It Was a Busy D.W.I. Week
An East Hampton man was taken by helicopter to Stony Brook University Medical Center early Saturday morning after his car rolled over and smashed into a utility pole. Juan Velasquez, 28, had been heading east on Montauk Highway in a 1997 Ford. The accident occurred as he tried to make a sharp turn onto Skimhampton Road at about 5 a.m., according to an East Hampton Town Police report.
Officers responding found him bleeding slightly from a cut on his head. After helping him out of the wreck, police said, he was asked to take a breath test, which he failed. He was treated at Stony Brook for minor wounds, and a blood test there showed elevated alcohol content, according to the report. Charged with driving while intoxicated, he was taken to East Hampton Town Justice Court Sunday morning for arraignment before Justice Lisa Rana, showing no visible ill effects from the crash.
Mr. Velasquez told the court he was from Ecuador, and that he had lived in East Hampton for five years. When Justice Rana asked if he wanted to hire an attorney or use one that was court appointed, he said, “I don’t know. Which is better?”
Bail was set at $500.
Police responding to a call late Saturday night about a car parked the wrong way on Atwell Street ended up arresting William X. Anguisaca Garcia, 22, of East Hampton. When an officer approached the Mercury Cougar he was in, Mr. Anguisaca Garcia was reportedly talking on a cellphone with the engine running. He handed the officer an Ecuadorean passport when asked for identification. The police report states he failed roadside sobriety and breath tests and was charged with D.W.I., as well as driving with a suspended license. Bail was set the next morning at $500 by Justice Rana.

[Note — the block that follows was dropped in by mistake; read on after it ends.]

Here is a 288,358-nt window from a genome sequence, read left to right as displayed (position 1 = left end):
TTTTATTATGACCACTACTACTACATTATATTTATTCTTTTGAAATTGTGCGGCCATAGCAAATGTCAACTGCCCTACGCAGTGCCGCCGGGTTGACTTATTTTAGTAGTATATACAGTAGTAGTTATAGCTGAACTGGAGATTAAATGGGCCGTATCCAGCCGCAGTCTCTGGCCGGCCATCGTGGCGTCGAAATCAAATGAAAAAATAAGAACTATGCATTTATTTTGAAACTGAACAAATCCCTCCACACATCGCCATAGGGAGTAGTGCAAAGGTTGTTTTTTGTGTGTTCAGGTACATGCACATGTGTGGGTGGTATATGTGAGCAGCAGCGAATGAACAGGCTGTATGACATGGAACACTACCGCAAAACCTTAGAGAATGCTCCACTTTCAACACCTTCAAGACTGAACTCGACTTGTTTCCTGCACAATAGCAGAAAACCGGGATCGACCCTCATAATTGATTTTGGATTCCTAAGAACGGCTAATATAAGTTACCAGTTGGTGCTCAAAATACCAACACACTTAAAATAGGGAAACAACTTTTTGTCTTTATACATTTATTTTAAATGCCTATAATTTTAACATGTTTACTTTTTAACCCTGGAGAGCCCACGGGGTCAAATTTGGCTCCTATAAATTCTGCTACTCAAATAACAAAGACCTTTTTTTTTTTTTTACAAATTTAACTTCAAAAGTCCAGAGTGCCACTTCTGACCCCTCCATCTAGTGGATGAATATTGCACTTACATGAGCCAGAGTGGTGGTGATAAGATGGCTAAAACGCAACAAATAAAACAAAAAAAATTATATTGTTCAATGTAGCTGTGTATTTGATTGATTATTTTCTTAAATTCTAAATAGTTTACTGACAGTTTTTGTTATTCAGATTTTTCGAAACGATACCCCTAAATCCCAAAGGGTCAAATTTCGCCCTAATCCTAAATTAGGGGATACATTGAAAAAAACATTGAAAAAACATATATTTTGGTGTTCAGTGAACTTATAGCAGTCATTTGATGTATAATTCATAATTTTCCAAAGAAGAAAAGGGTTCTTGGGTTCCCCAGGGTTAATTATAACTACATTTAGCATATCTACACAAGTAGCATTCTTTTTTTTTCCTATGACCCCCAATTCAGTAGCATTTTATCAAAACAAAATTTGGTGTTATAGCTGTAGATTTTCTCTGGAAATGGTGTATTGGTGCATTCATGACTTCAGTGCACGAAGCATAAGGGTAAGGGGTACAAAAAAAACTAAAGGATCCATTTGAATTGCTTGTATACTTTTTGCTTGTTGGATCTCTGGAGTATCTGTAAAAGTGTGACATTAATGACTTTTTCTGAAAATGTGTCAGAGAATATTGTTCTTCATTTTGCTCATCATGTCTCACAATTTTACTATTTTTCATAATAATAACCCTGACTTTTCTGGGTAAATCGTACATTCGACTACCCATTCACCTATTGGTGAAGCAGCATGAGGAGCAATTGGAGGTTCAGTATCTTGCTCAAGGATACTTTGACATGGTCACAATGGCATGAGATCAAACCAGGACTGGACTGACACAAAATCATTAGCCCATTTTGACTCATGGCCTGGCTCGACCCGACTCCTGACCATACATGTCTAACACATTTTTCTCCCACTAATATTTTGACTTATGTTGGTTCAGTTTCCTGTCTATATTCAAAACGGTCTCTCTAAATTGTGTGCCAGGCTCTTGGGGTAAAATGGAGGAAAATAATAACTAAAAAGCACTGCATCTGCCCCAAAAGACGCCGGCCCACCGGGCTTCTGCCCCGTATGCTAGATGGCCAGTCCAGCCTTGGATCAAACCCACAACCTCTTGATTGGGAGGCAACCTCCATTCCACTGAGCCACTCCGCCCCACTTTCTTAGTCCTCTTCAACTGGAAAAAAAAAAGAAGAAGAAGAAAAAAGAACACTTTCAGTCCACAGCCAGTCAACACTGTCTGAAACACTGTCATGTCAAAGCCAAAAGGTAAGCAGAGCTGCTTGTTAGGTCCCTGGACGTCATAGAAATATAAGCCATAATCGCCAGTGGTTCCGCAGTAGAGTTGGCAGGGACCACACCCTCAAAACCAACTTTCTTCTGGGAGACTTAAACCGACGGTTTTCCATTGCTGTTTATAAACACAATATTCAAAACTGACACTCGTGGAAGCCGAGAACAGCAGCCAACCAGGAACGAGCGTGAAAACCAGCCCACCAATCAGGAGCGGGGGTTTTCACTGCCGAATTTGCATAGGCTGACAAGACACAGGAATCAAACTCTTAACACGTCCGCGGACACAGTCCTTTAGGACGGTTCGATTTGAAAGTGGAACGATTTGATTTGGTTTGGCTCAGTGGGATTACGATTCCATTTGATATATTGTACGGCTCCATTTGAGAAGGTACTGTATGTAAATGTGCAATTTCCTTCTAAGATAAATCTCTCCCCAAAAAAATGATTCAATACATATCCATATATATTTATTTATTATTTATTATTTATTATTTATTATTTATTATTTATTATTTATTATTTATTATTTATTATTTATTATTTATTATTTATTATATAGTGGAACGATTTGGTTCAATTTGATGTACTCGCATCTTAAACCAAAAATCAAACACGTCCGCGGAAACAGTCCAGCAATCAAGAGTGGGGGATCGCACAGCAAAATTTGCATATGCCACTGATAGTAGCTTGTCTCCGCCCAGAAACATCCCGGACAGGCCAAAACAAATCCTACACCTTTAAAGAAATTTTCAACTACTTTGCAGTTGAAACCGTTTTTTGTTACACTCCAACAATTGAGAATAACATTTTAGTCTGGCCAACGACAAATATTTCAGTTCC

At 9:30 p.m. Saturday night, John B. Ciullo, 45, of East Hampton, made an illegal left turn onto Montauk Highway in Montauk, according to police. After speaking with him and administering sobriety and breath tests, all of which police said he failed, he was charged with driving while intoxicated. Standing in front of Justice Rana the next morning, hands manacled behind his back, Mr. Ciullo was represented pro bono by Stephen Grossman, who told the justice that Mr. Ciullo had a “significant presence in the community,” and asked that she release him on his own recognizance. The justice, saying that Mr. Ciullo had had a clean record for the past 30 years, granted Mr. Grossman’s request.
Walking back to the bench with the other accused men, still in handcuffs, Mr. Ciullo said, “I have to get a ride.”
Driving in the dark without headlights landed a Sag Harbor man in jail on a D.W.I. charge, Sag Harbor police said. David W. Hess was driving a 1997 Toyota on Main Street on Sunday at about 4:30 a.m. Not only were the car’s headlights off, but, police said, it was weaving down the road. Mr. Hess refused to take the standard roadside tests, according to police, and was placed under arrest and taken to headquarters to be arraigned in Sag Harbor later that morning.